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05 February 2008

2322) Exile And Migration Themes In Armenian Literature

(…) Literature has a significant impact on the development and nature of Turkish-Armenian relations. For instance, the symbols created in literary works like poems, episodes, novels, memoirs, letters, journals, stories, legends, etc. are passed on from one generation to another and extend to our time. One can possibly say these literary genres bring about both negative and positive . . effects. Negative effect is when the negative mutual sentiments of the two nations are transmitted to the readers through these works. However, it is also possible to find out in a work written long years ago how the Turks and Armenians peacefully co-existed despite religious and ethnic differences and how the two communities interacted. From there on, we could infer that the literature assumes a significant function in ensuring communication among societies.

The themes of “exile, migration and 1915” are featured in the works of most of the prominent authors of modern Western Armenian literature. Likewise, several authors of East Armenian literature also used these themes in their works.

(…) Migirdic Margosyan is one of them. In his work titled “Soyle Margos Nerelisen?” [Tell us Margos, where are you from?] Margosyan refers to the effects brought upon him and his family by the World War I, the 1915 events and the migration.

(…) This is an important example as it shows that not only the Armenian authors living in Istanbul but also Armenian authors in Anatolia use this theme in their works as well. Another author following this trend is William Saroyan. He is the first US-born member of an Armenian family that had moved from Bitlis to US. William Saroyan’s book, “Ödlekler Cesurdur” [Cowards are brave], probably his most important work, narrates the problems of people who feel they do not belong to the place they live.

(…) Another literary work based on same themes is “Hilalin Gölgesinde Bir Ermeni Kizin Yazgisi” [The destiny of an Armenian girl under the shadow of the Crescent] that reflects a biased attitude towards Turks and a rather pungent style. The author David Kherdian was born in Wisconsin in 1931. In his book, he narrates the story of his mother, Veron Dumhejian.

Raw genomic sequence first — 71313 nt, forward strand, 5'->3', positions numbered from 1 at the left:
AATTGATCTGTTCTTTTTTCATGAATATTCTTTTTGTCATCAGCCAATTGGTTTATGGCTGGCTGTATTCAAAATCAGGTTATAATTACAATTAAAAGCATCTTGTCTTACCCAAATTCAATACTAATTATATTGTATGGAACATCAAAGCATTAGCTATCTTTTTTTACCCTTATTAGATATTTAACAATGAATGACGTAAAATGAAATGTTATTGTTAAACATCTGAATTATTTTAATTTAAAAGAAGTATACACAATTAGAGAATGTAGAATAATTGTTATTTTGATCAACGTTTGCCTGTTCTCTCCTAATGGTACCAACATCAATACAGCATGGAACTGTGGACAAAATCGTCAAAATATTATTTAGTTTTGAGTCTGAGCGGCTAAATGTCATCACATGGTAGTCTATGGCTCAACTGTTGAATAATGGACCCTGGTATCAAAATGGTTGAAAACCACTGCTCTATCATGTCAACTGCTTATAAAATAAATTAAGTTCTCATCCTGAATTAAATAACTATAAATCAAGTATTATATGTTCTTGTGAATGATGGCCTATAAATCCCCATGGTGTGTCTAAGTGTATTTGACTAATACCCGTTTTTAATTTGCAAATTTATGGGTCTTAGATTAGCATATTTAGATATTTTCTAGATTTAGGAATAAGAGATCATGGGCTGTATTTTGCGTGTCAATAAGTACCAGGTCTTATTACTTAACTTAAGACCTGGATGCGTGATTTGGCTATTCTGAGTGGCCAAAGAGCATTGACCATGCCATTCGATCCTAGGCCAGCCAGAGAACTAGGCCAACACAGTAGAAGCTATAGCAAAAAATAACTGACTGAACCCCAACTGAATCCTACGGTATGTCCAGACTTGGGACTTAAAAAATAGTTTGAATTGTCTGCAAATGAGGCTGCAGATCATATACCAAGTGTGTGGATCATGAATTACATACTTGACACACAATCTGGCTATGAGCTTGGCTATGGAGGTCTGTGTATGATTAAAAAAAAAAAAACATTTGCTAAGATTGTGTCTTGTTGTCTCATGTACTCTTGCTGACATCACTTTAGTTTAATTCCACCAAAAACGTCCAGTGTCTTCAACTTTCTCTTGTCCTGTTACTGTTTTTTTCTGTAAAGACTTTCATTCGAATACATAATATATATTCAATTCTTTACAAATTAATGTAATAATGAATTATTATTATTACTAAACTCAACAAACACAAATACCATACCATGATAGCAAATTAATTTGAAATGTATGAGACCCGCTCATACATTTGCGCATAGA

(…) It is known that psychological factors as well as historical elements bear a significant impact on the emerging of exile and migration themes in the Armenian literature. Today some scientists argue that the fact that the Armenian community existed as a minority under the protection of the Ottoman Empire led the Armenians to regard the Turks, in other words the majority, as a psychological pressure group or potential enemies. Yet the only reason of that is not because the Armenians had lived as a minority within the Ottoman Empire. The geographical region they had lived on throughout the history pushed the Armenians to settle at the border areas of other huge kingdoms like the Byzantine, Roman, Persian, Arab and Seljuk empires besides the Ottomans, and they were often squeezed in between the conflicts of these big empires. In that case, the Armenians should, logically, display a negative attitude not only towards the Turks but also other nations as well.

Hence, it is possible to say that one should look for other reasons underlying the negativity within the Armenian literature. First of all, it would not be unreasonable to establish that the aspiration to unite the scattered Armenians to reach one single goal is the main reason of the almost hostile style of particularly the authors of Diaspora Armenians. To achieve that goal, a common enemy must be created, as also argued by Erol Goka. He describes the attitude of Diaspora as follows:

“The Diaspora Armenians have no option for a national identity other than sticking to the identity of the rich Western country they live in; but for their group identity, hostility towards the Turks and revengeful feelings might prove functional. They can only enjoy the advantages of having a group identity and suffering from victim psychology (particularly Christian victims) through hostility towards the Turks. The mere common legacy Diaspora Armenians inherited from their parents to develop ethnical group (congregation) identity is Turkish hostility. And as the whole thing is illusory for the second generation of Armenians and their descendants who have never been to Turkey and even seen a Turk before in their lives, it is even easier to extend further the dimensions of the Turkish hostility and build an identity out of it.